Here’s one we’ll discuss. Latin American people celebrate the 15th birthday of a young lady. It’s her coming of age. Like Jewish tradition when a young man of 13 enters the community thorough a ceremony called a Bar Mitzvah. For young Jewish girls, it’s called a Bat Mitzvah.

Like Weddings, both societies celebrate from the old days the entry of the young man or lady into the circle of adults in their society with expectations of them performing as adults and leaving childhood behind. And the extreme to which they will go is about as diverse as a Wedding depending on their financial plateau. 

I know of two photographers who have covered some very expensive twenty-four thousand dollar Quinceañera parties and I have seen and attending Bat Mitzvahs which have exceeded that. And they got into them because they’re Wedding business dropped off.  

One in particular spent a year learning the Spanish Language on Rosetta Stone and has a Spanish speaking second shooter who helped build a year-round business. Not just wedding seasons, last time I checked there is no baby season, like June weddings, kids pop out 24/7/365.
Now think of the opportunities here in photographing a Quiceneras. 

Let’s explore what it is and how we adapt. To avoid confusion another similar term is "Quinceaños". This refers to the birthday of the celebrant. Break it up into Quince (15) Anos (Years). Quiceneras refers to the celebrant.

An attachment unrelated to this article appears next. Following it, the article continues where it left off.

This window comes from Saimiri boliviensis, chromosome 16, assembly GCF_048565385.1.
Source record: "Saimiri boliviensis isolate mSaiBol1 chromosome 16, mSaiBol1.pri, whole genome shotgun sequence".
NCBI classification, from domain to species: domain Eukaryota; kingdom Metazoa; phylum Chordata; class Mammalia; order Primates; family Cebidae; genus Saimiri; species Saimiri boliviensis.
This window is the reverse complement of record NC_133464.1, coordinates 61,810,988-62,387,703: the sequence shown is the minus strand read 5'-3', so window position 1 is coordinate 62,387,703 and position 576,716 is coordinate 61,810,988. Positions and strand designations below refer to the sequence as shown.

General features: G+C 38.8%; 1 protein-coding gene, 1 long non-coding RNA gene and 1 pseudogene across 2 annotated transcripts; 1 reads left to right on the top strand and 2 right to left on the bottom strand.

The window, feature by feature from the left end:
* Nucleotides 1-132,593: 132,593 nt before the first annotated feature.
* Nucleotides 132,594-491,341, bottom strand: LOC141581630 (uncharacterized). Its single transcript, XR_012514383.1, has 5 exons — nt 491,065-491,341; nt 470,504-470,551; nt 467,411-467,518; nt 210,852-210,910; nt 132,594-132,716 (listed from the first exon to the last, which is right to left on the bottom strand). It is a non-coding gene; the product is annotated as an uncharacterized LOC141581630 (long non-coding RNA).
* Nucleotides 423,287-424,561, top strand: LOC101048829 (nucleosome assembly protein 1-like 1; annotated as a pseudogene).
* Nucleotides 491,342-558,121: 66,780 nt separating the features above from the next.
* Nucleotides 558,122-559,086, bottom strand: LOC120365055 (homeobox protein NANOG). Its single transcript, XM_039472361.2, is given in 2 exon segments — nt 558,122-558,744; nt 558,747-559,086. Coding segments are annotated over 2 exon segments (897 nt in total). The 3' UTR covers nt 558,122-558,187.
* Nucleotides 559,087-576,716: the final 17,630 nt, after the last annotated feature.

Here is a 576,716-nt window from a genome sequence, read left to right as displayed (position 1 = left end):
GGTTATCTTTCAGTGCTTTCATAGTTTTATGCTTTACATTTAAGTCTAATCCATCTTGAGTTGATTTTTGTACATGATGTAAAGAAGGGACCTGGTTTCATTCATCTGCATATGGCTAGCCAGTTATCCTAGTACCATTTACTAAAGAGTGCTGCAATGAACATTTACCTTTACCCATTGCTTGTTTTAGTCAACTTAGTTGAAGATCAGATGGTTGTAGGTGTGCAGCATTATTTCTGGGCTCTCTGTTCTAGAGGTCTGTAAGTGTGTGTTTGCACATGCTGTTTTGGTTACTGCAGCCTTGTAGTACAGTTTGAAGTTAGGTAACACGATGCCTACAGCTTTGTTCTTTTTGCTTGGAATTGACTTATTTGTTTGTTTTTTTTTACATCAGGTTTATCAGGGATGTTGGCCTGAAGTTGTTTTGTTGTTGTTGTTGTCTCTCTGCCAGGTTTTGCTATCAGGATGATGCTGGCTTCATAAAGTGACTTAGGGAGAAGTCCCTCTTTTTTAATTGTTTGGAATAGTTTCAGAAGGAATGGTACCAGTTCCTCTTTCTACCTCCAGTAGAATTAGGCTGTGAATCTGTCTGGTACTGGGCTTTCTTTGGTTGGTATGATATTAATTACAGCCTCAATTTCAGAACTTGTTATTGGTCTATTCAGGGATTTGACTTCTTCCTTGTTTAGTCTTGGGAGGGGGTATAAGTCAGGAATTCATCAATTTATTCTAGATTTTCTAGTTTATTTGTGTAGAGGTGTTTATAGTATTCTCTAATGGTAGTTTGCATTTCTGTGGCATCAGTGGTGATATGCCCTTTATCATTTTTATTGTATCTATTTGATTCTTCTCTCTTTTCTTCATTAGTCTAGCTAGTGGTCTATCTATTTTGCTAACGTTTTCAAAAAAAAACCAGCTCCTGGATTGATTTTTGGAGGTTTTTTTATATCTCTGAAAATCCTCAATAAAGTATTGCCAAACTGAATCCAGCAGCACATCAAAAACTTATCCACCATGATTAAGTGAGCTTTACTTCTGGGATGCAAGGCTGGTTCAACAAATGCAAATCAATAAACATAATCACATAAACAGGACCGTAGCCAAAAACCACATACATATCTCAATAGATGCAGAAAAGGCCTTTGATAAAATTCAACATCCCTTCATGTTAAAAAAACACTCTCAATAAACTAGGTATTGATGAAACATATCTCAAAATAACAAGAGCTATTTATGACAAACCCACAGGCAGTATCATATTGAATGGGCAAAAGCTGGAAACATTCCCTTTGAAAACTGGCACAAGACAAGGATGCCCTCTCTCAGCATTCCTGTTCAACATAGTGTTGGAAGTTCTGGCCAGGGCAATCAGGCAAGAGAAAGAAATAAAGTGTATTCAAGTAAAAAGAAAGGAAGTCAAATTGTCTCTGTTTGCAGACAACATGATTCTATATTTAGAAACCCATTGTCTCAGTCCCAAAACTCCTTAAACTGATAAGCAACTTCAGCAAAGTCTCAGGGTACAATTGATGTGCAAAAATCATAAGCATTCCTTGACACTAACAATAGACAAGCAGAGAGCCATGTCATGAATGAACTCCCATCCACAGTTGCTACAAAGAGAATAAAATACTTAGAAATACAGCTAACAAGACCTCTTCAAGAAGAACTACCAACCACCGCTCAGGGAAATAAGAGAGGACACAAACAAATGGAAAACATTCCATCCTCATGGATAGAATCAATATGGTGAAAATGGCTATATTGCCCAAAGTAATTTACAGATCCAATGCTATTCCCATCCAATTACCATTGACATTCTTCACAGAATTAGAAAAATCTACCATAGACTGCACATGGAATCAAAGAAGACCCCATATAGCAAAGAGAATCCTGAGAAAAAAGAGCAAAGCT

QUICENERAS ( feminine form of "fifteen-year-old"), also called fiesta de quinceaños, fiesta de Quiceneras, quinceaños or simply quince, is the celebration of a girl's fifteenth birthday in parts of Latin America and elsewhere in communities of people from Latin America. This birthday is celebrated differently from any other as it marks the transition from childhood to young womanhood. The celebration, however, varies significantly across countries, with celebrations in some countries taking on, for example, more religious overtones than in others.

In Brazil, a Portuguese-speaking country, the same celebration is called festa de debutantes, baile de debutantes or festa de quinze anos. In the French Caribbean and French Guiana, it is called fête des quinze ans.

In the United States the tradition of La Quiceneras, also known as the XV, has been adopted primarily in cities with an extensive Hispanic population. The planning for the quinceañera starts 6 to 18 months in advance. The ceremony and venue determine the date of the event. The parents of the quinceañera will look for sponsors (or padrinos) to help with the expense associated with the event.  After securing the venue for the reception and the church for the ceremony, a musical group (El grupo) and a photographer must also be reserved. In New York, there are boutiques that specialize in renting the chamberlains for the event.

  • Gap filler - Adding Quiceneras to your Wedding days that are open or on days you normally don’t do Weddings like Friday evenings and Sundays.
  • No stranger in Church - The services at the Church generally are shorter and sweet, sometimes without a Mass and less restrictive on flash. Priests generally keep it that way, like a Baptismal. Of course, we do have exceptions and you know you are in trouble when he starts off with the Reading of the Gospels of Everybody and Last year’s Unabridged Version of the Phone book.